Taiwanese leader resigns from ruling party after elections defeat


Taiwanese leader Tsai Ing-wen stepped down as head of her ruling Democratic Progressive Party (DPP) on Saturday after it suffered defeat in Saturday’s local elections, and her strategy to frame local elections as showing defiance to China’s rising bellicosity failed to pay off and win public support as the Beijing-friendly main opposition held its ground.

The elections for mayors, county chiefs and local councilors are ostensibly about domestic issues such as the COVID-19 pandemic and crime, and those elected will not have a direct say on China policy.

But Tsai had recast the election as being more than a local vote, saying the world is watching how Taiwan defends its democracy amid military tensions with China, which claims the island as its territory.

The main opposition party the Kuomintang, or KMT, was leading or claimed victory in 13 of the 21 city mayor and county chief seats up for grabs, including the capital Taipei, compared to the DPP’s five, broadly in line with expectations and similar to the results of the last local elections in 2018.

“The results failed our expectations. We humbly accept the results and accept the Taiwanese people’s decision,” Tsai told reporters at party headquarters as she quit as party head, which she also did after 2018’s poor results.

“It’s not like the DPP has never failed before,” Tsai, who will continue serving as leader until 2024, added. “We don’t have time to feel sorry. We fell, but we will stand up again.”

Tsai said she had rejected a resignation offer from Premier Su Tseng-chang, also a senior DPP member, adding she had asked him to stay in office to ensure her policies would be properly implemented.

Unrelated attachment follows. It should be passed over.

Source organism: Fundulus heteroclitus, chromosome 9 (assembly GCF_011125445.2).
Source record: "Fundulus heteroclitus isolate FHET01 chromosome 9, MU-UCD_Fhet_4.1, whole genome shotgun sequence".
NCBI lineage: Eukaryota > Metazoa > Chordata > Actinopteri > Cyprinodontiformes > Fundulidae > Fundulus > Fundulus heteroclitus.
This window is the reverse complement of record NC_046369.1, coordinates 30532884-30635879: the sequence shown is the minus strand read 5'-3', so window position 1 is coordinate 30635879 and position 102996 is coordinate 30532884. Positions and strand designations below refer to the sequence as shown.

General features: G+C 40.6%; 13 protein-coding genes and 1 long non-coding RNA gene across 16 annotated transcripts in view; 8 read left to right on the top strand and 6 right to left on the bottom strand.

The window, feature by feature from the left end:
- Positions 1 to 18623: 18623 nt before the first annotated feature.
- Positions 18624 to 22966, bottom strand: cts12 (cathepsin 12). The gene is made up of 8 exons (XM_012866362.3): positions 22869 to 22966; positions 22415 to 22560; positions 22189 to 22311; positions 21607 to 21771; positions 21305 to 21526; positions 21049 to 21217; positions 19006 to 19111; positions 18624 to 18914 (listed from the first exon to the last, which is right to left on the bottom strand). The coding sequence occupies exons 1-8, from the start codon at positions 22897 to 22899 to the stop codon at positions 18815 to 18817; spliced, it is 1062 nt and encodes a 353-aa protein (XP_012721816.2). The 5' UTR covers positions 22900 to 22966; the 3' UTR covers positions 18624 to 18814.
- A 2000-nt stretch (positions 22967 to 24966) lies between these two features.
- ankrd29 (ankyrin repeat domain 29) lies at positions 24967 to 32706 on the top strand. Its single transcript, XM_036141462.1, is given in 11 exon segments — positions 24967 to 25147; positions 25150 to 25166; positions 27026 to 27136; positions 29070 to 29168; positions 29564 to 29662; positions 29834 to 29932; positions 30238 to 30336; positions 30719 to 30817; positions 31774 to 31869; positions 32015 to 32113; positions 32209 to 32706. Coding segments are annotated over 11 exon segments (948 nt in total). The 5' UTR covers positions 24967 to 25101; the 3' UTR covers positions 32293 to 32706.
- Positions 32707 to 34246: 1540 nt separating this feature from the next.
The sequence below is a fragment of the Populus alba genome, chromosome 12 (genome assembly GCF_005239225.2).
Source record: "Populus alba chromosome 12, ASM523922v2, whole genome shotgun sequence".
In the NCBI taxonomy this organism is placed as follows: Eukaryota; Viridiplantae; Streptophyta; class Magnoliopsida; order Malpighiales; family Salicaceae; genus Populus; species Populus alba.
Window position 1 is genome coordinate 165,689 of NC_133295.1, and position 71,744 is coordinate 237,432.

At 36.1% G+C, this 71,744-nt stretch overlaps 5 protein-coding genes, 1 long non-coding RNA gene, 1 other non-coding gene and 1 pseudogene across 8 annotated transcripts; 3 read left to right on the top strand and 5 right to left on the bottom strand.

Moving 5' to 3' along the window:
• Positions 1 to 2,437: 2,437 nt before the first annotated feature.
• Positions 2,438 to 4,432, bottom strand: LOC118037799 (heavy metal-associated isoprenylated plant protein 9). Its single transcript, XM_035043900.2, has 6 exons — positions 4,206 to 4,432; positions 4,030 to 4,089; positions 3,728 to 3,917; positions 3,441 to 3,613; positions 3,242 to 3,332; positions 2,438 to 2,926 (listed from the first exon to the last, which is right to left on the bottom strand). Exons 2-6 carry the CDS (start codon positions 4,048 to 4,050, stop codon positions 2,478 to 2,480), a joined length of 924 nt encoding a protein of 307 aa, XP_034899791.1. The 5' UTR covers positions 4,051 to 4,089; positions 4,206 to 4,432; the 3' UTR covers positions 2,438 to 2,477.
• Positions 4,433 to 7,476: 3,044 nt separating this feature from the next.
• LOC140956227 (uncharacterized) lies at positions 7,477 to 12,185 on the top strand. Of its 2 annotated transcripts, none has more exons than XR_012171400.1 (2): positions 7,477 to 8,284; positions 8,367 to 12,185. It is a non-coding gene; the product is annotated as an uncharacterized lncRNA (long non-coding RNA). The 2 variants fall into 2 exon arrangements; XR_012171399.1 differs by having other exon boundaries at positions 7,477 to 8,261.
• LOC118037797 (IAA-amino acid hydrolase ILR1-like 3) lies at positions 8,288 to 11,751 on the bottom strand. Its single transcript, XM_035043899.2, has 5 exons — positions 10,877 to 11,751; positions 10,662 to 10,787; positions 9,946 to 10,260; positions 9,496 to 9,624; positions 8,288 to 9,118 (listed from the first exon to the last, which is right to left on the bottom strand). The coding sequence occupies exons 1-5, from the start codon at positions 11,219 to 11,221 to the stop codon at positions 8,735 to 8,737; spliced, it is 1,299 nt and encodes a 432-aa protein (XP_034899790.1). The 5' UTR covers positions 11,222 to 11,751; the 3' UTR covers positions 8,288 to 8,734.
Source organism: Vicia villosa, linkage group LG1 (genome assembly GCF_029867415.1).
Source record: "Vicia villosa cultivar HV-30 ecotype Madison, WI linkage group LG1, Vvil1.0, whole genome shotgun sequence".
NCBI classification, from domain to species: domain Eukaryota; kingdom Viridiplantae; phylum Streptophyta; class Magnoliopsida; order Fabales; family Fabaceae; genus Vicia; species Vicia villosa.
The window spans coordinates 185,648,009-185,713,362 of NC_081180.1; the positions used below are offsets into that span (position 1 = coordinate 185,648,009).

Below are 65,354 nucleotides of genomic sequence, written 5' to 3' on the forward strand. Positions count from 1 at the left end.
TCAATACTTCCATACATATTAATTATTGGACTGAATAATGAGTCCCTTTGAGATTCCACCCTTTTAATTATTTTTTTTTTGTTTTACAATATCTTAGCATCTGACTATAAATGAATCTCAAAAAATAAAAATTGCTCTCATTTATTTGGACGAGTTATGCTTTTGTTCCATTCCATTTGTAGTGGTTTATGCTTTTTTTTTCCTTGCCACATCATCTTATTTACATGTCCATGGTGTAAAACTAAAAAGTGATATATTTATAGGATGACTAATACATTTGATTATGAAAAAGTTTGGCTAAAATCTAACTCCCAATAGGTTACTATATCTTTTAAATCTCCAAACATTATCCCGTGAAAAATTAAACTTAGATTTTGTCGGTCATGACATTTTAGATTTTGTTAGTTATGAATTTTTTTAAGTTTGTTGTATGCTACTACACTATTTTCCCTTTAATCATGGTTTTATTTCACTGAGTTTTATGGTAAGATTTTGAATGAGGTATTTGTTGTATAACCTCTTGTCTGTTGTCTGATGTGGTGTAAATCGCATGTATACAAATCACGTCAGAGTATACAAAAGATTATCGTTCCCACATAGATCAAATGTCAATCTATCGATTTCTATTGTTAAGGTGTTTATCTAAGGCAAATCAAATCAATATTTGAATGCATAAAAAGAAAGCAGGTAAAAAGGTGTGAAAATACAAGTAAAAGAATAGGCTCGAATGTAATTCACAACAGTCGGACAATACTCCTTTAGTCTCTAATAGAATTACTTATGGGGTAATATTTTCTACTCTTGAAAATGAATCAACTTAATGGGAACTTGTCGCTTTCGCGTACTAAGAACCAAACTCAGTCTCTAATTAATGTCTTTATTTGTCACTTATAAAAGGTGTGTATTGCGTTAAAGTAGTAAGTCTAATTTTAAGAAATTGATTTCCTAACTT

The Cabinet said Su had agreed to stay due to the need for stability amid the “arduous” domestic and international situation.

China’s response was muted, with the official Xinhua news agency simply noting Tsai’s resignation “to take responsibility for the party’s performance in Taiwan’s local elections.”

‘Red’ accusations

Both the DPP and KMT, which traditionally favors close ties with China though strongly deny being pro-Beijing, had concentrated their campaign efforts in wealthy and populous northern Taiwan, especially Taipei, whose mayor from the small Taiwan People’s Party could not run again due to term limits.

The KMT has accused Tsai and the DPP of being overly confrontational with China, and of trying to besmirch the party for being “red” – a reference to the colors of the Chinese Communist Party.

It focused its campaign on criticizing the government’s response to the COVID-19 pandemic, especially after a surge in cases this year.

KMT Chairman Eric Chu celebrated their victory but said they would also protect Taiwan’s freedoms.

“We will insist on defending the Republic of China and protecting democracy and freedom,” he told reporters, using Taiwan’s official name. “We will also work hard to keep regional peace.”

China carried out war games near Taiwan in August to express anger at a visit to Taipei by U.S. House Speaker Nancy Pelosi, and its military activities have continued, though on a reduced scale.

The election took place a month after the 20th congress of China’s Communist Party, where President Xi Jinping secured an unprecedented third term in office – a point Tsai repeatedly made on the campaign trail.

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